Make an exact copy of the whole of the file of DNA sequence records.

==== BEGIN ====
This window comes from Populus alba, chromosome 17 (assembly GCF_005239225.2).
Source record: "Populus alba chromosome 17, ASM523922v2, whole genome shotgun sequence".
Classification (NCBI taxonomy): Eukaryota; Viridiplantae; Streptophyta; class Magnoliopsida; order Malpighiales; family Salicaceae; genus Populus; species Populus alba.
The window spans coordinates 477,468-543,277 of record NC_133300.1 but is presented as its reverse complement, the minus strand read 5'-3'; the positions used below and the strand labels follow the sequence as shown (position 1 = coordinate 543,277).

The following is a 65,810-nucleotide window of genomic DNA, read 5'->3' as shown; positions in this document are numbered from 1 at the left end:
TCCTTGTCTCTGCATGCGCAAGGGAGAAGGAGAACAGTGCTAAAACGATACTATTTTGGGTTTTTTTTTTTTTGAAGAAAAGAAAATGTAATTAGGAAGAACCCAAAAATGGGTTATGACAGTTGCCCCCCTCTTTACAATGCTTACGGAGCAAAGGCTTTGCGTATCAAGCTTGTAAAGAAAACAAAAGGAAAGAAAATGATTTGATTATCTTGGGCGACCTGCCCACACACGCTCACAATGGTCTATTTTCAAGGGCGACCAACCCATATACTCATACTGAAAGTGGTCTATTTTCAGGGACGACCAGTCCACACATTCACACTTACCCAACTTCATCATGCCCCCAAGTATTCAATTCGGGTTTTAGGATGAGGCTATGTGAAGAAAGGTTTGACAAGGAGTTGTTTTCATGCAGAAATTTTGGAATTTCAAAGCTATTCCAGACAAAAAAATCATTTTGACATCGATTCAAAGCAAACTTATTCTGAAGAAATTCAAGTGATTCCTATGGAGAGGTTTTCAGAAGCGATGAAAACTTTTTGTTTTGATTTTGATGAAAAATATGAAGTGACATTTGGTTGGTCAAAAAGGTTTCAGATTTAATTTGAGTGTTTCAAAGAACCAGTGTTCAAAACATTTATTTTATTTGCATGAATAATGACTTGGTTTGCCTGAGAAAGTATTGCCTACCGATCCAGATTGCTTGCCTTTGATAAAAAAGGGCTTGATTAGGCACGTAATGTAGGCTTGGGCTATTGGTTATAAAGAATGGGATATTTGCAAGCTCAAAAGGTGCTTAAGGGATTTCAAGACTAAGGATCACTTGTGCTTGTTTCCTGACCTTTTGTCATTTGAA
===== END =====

This window comes from Populus alba, chromosome 17 (assembly GCF_005239225.2).
Source record: "Populus alba chromosome 17, ASM523922v2, whole genome shotgun sequence".
Classification (NCBI taxonomy): Eukaryota; Viridiplantae; Streptophyta; class Magnoliopsida; order Malpighiales; family Salicaceae; genus Populus; species Populus alba.
The window spans coordinates 477,468-543,277 of record NC_133300.1 but is presented as its reverse complement, the minus strand read 5'-3'; the positions used below and the strand labels follow the sequence as shown (position 1 = coordinate 543,277).

The following is a 65,810-nucleotide window of genomic DNA, read 5'->3' as shown; positions in this document are numbered from 1 at the left end:
TCCTTGTCTCTGCATGCGCAAGGGAGAAGGAGAACAGTGCTAAAACGATACTATTTTGGGTTTTTTTTTTTTTGAAGAAAAGAAAATGTAATTAGGAAGAACCCAAAAATGGGTTATGACAGTTGCCCCCCTCTTTACAATGCTTACGGAGCAAAGGCTTTGCGTATCAAGCTTGTAAAGAAAACAAAAGGAAAGAAAATGATTTGATTATCTTGGGCGACCTGCCCACACACGCTCACAATGGTCTATTTTCAAGGGCGACCAACCCATATACTCATACTGAAAGTGGTCTATTTTCAGGGACGACCAGTCCACACATTCACACTTACCCAACTTCATCATGCCCCCAAGTATTCAATTCGGGTTTTAGGATGAGGCTATGTGAAGAAAGGTTTGACAAGGAGTTGTTTTCATGCAGAAATTTTGGAATTTCAAAGCTATTCCAGACAAAAAAATCATTTTGACATCGATTCAAAGCAAACTTATTCTGAAGAAATTCAAGTGATTCCTATGGAGAGGTTTTCAGAAGCGATGAAAACTTTTTGTTTTGATTTTGATGAAAAATATGAAGTGACATTTGGTTGGTCAAAAAGGTTTCAGATTTAATTTGAGTGTTTCAAAGAACCAGTGTTCAAAACATTTATTTTATTTGCATGAATAATGACTTGGTTTGCCTGAGAAAGTATTGCCTACCGATCCAGATTGCTTGCCTTTGATAAAAAAGGGCTTGATTAGGCACGTAATGTAGGCTTGGGCTATTGGTTATAAAGAATGGGATATTTGCAAGCTCAAAAGGTGCTTAAGGGATTTCAAGACTAAGGATCACTTGTGCTTGTTTCCTGACCTTTTGTCATTTGAA